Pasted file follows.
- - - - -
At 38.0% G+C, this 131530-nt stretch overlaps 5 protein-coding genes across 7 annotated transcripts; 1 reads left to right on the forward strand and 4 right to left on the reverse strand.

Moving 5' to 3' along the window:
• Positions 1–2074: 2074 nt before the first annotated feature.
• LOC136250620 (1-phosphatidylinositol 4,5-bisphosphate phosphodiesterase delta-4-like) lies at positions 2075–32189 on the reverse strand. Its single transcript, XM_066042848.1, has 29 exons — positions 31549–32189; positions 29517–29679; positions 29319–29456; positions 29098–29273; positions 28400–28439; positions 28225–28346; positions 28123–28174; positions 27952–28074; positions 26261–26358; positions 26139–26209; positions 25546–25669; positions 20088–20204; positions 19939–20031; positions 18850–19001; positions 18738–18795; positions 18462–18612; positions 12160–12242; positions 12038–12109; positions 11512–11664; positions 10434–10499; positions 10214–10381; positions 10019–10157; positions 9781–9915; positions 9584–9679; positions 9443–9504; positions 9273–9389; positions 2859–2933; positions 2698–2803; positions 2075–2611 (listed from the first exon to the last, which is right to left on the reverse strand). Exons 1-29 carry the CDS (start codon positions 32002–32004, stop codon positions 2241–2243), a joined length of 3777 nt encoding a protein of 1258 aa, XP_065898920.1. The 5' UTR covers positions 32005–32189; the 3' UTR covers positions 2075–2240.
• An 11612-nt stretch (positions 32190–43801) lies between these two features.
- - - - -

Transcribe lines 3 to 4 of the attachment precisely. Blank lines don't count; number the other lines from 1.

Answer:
• Positions 1–2074: 2074 nt before the first annotated feature.
• LOC136250620 (1-phosphatidylinositol 4,5-bisphosphate phosphodiesterase delta-4-like) lies at positions 2075–32189 on the reverse strand. Its single transcript, XM_066042848.1, has 29 exons — positions 31549–32189; positions 29517–29679; positions 29319–29456; positions 29098–29273; positions 28400–28439; positions 28225–28346; positions 28123–28174; positions 27952–28074; positions 26261–26358; positions 26139–26209; positions 25546–25669; positions 20088–20204; positions 19939–20031; positions 18850–19001; positions 18738–18795; positions 18462–18612; positions 12160–12242; positions 12038–12109; positions 11512–11664; positions 10434–10499; positions 10214–10381; positions 10019–10157; positions 9781–9915; positions 9584–9679; positions 9443–9504; positions 9273–9389; positions 2859–2933; positions 2698–2803; positions 2075–2611 (listed from the first exon to the last, which is right to left on the reverse strand). Exons 1-29 carry the CDS (start codon positions 32002–32004, stop codon positions 2241–2243), a joined length of 3777 nt encoding a protein of 1258 aa, XP_065898920.1. The 5' UTR covers positions 32005–32189; the 3' UTR covers positions 2075–2240.